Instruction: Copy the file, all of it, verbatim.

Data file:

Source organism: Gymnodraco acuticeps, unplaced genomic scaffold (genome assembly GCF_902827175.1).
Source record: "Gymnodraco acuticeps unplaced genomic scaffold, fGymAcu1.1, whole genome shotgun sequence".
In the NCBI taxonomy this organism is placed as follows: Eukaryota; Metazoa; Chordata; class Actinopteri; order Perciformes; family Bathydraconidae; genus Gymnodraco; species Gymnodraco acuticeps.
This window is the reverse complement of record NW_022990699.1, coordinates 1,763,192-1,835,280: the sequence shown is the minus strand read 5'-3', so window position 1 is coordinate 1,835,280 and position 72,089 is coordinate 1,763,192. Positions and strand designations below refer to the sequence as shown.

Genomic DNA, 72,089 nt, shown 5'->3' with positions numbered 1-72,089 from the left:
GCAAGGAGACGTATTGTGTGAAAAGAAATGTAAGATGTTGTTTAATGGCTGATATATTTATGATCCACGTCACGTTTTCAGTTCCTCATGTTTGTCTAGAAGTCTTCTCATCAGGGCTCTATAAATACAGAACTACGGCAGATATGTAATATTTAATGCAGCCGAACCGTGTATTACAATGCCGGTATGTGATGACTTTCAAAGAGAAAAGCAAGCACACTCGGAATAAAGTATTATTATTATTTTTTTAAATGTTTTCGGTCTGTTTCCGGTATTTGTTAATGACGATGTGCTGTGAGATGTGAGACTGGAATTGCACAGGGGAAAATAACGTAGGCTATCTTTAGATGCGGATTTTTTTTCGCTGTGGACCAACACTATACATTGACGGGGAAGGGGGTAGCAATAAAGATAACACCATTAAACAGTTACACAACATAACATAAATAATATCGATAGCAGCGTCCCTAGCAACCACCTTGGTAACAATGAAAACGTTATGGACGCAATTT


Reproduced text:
Source organism: Gymnodraco acuticeps, unplaced genomic scaffold (genome assembly GCF_902827175.1).
Source record: "Gymnodraco acuticeps unplaced genomic scaffold, fGymAcu1.1, whole genome shotgun sequence".
In the NCBI taxonomy this organism is placed as follows: Eukaryota; Metazoa; Chordata; class Actinopteri; order Perciformes; family Bathydraconidae; genus Gymnodraco; species Gymnodraco acuticeps.
This window is the reverse complement of record NW_022990699.1, coordinates 1,763,192-1,835,280: the sequence shown is the minus strand read 5'-3', so window position 1 is coordinate 1,835,280 and position 72,089 is coordinate 1,763,192. Positions and strand designations below refer to the sequence as shown.

Genomic DNA, 72,089 nt, shown 5'->3' with positions numbered 1-72,089 from the left:
GCAAGGAGACGTATTGTGTGAAAAGAAATGTAAGATGTTGTTTAATGGCTGATATATTTATGATCCACGTCACGTTTTCAGTTCCTCATGTTTGTCTAGAAGTCTTCTCATCAGGGCTCTATAAATACAGAACTACGGCAGATATGTAATATTTAATGCAGCCGAACCGTGTATTACAATGCCGGTATGTGATGACTTTCAAAGAGAAAAGCAAGCACACTCGGAATAAAGTATTATTATTATTTTTTTAAATGTTTTCGGTCTGTTTCCGGTATTTGTTAATGACGATGTGCTGTGAGATGTGAGACTGGAATTGCACAGGGGAAAATAACGTAGGCTATCTTTAGATGCGGATTTTTTTTCGCTGTGGACCAACACTATACATTGACGGGGAAGGGGGTAGCAATAAAGATAACACCATTAAACAGTTACACAACATAACATAAATAATATCGATAGCAGCGTCCCTAGCAACCACCTTGGTAACAATGAAAACGTTATGGACGCAATTT